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Cutting-Edge Technology for Stroke to be Studied at St. Charles

St. Charles Hospital is conducting an investigative study about Transcranial Magnetic Stimulation (TMS), a technologically advanced rehabilitation treatment for patients who have suffered a stroke.

During TMS sessions, “paddles” which emit magnetic pulses are placed over study participants’ heads. The magnetic pulses pass through participants’ brain tissue to deliver pain-free electrical stimulation to the superficial layer of the brain. Researchers at St. Charles apply TMS repetitively to explore how this stimulation may affect activity in specific areas of the brain changed by a stroke. Physicians from St. Charles are in the process of identifying and selecting appropriate individuals for the study from among their acute care rehabilitation patients.

“There is strong evidence suggesting that TMS improves patients thinking processes and the way in which the brain, nervous system and muscles work together following a stroke. However, TMS is a relatively new form of treatment that is not used routinely,” explained Jun Zhang, MD, a physiatrist at St. Charles, and the principal investigator in the study.

Dr. Zhang continued, “St. Charles is conducting this study as we continually seek new technology. We aim to give  our patients access to the most advanced rehabilitation treatments and to make a contribution in identifying the best treatment options available.”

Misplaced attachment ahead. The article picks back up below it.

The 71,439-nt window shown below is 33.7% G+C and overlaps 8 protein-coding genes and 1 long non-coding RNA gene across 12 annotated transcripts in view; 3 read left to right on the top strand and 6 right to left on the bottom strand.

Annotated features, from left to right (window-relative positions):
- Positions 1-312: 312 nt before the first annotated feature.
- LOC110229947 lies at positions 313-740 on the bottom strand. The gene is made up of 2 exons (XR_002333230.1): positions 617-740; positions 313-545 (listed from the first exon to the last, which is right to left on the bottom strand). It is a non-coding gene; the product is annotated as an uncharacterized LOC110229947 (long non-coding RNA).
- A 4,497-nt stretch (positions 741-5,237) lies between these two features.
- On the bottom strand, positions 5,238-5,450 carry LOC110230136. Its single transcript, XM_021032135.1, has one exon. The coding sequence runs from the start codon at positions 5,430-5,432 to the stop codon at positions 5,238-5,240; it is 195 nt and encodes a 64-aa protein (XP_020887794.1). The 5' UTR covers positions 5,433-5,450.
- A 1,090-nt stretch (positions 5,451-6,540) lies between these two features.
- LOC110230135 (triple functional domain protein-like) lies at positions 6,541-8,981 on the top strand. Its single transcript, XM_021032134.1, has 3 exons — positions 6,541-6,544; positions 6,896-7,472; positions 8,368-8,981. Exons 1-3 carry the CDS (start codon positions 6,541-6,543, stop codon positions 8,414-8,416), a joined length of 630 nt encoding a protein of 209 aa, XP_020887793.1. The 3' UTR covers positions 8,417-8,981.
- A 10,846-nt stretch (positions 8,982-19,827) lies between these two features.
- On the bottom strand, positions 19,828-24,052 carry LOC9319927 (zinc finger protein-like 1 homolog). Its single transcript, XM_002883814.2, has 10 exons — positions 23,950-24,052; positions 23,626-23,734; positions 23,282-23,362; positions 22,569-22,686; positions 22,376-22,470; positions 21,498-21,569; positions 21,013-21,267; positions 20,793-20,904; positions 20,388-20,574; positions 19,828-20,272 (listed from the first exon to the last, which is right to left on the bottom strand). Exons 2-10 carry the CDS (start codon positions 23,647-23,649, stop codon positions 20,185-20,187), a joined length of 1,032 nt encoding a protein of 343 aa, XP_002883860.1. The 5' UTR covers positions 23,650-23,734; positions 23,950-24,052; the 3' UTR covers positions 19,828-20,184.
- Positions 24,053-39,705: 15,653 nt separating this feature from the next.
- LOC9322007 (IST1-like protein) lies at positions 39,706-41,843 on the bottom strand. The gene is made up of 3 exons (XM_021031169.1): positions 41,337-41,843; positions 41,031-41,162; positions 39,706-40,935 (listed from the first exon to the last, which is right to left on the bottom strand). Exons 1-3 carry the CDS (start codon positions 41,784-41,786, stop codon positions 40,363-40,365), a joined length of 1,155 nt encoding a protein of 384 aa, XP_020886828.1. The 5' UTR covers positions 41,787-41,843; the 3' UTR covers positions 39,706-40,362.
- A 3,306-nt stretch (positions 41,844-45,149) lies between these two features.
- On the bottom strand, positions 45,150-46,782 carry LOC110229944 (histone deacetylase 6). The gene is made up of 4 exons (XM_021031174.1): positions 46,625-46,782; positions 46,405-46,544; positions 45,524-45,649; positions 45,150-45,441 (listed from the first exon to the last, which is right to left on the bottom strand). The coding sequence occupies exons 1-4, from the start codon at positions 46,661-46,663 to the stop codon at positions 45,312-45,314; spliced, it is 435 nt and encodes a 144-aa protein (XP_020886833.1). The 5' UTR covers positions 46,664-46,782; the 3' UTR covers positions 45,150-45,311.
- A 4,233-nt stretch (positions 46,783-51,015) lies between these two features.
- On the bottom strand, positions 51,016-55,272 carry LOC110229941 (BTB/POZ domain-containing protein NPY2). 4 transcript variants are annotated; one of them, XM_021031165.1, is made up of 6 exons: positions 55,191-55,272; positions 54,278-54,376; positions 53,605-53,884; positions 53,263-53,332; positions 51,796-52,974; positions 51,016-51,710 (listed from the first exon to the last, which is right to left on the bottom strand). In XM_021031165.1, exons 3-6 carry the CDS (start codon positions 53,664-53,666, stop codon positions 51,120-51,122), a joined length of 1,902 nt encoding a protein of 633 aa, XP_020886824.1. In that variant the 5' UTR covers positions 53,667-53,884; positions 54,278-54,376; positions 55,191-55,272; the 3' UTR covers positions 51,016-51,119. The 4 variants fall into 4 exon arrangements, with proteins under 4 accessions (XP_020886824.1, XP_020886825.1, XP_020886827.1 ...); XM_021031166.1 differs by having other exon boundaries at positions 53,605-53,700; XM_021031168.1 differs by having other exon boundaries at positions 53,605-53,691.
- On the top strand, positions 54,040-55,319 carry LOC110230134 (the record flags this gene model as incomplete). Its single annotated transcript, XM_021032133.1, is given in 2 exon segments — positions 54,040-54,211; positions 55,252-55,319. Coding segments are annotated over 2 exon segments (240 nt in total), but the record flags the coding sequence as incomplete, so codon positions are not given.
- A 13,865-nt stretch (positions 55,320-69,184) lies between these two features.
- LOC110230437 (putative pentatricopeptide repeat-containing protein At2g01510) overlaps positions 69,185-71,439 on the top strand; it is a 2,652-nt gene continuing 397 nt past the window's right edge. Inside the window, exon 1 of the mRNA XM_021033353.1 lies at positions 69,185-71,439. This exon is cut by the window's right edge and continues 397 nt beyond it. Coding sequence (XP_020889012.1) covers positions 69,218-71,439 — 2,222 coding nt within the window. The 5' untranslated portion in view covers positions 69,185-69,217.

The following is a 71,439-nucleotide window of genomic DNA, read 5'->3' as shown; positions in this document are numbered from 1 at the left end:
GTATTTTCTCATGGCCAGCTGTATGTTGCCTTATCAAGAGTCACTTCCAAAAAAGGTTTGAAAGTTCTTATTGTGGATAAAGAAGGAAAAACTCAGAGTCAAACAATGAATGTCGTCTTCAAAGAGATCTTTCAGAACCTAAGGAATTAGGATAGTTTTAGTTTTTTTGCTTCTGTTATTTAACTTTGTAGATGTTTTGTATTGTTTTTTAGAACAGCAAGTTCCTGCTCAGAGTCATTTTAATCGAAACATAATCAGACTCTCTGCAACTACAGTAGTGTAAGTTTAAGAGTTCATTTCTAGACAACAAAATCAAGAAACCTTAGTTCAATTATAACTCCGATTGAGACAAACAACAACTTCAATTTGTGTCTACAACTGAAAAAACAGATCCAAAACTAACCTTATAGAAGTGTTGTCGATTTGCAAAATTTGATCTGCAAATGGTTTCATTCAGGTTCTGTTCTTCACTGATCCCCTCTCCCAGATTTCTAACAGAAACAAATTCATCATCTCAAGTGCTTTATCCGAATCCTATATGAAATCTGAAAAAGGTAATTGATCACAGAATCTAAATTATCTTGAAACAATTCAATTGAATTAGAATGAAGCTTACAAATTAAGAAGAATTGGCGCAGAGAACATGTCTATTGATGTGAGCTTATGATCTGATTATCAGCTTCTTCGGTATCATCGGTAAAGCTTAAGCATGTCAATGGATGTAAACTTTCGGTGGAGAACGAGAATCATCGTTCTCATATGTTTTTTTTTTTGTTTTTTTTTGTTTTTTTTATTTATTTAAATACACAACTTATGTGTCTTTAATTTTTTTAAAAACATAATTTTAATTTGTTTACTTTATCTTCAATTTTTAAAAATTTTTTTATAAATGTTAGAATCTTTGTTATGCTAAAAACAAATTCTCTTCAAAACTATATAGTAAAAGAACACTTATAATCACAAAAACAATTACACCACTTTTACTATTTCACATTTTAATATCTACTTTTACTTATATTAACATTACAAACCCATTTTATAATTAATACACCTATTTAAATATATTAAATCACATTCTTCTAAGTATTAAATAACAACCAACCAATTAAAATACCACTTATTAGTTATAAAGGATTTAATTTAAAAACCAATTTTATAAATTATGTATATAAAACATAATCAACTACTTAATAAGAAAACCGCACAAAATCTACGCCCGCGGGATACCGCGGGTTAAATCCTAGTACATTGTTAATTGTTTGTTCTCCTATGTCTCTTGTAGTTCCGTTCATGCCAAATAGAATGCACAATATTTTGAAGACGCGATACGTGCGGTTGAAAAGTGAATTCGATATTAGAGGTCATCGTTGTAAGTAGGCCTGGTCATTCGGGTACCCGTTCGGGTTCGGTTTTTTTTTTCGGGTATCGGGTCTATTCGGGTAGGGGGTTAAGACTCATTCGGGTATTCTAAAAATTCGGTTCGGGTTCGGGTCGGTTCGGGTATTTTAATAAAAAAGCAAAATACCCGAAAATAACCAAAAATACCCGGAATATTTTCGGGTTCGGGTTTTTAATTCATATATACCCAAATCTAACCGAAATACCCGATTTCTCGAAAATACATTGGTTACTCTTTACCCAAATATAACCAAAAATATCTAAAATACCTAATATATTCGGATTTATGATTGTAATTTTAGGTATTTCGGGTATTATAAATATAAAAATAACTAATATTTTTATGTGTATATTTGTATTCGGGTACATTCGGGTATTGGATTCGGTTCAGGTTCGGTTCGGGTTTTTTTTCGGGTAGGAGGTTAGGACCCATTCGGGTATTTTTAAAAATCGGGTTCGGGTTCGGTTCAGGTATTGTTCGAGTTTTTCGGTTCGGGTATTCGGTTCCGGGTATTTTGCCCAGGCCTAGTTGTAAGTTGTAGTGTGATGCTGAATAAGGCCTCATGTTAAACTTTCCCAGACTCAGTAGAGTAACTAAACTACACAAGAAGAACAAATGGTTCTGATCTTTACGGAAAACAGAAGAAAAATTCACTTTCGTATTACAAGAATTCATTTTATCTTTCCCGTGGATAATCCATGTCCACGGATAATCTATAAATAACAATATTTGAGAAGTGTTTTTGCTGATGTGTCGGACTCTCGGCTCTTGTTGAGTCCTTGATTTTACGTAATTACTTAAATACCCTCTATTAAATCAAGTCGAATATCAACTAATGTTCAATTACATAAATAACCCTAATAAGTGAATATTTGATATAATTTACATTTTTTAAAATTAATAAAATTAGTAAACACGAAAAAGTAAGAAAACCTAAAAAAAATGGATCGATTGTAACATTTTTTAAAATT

For the past 30 years, Transcranial Magnetic Stimulation (TMS) has been used to study brain function as well as treat various medical conditions, such as depression, Parkinson’s disease, traumatic brain injury, stroke and more. It was recently approved by the FDA as a form of therapy for depression that fails to respond to medication. As stroke rehabilitation has focused more intently on examining changes that occur in the brain and nervous system following a stroke, specialized rehabilitation centers have begun exploring the use of TMS as a new treatment option. More studies, like the one being conducted at St. Charles, are needed to explore TMS application to different areas of the brain and to better understand types and timing of therapy.

For more information on Transcranial Magnetic Stimulation (TMS), please call (631) 474-6797.

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